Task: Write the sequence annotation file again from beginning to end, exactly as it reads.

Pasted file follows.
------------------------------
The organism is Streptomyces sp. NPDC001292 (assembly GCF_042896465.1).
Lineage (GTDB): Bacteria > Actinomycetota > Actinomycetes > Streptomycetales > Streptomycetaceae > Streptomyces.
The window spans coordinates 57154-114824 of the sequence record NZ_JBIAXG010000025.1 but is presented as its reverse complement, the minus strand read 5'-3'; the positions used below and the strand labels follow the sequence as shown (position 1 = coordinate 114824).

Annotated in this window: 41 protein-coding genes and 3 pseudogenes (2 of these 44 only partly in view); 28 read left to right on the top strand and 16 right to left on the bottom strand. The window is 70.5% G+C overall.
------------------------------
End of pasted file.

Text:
The organism is Streptomyces sp. NPDC001292 (assembly GCF_042896465.1).
Lineage (GTDB): Bacteria > Actinomycetota > Actinomycetes > Streptomycetales > Streptomycetaceae > Streptomyces.
The window spans coordinates 57154-114824 of the sequence record NZ_JBIAXG010000025.1 but is presented as its reverse complement, the minus strand read 5'-3'; the positions used below and the strand labels follow the sequence as shown (position 1 = coordinate 114824).

Annotated in this window: 41 protein-coding genes and 3 pseudogenes (2 of these 44 only partly in view); 28 read left to right on the top strand and 16 right to left on the bottom strand. The window is 70.5% G+C overall.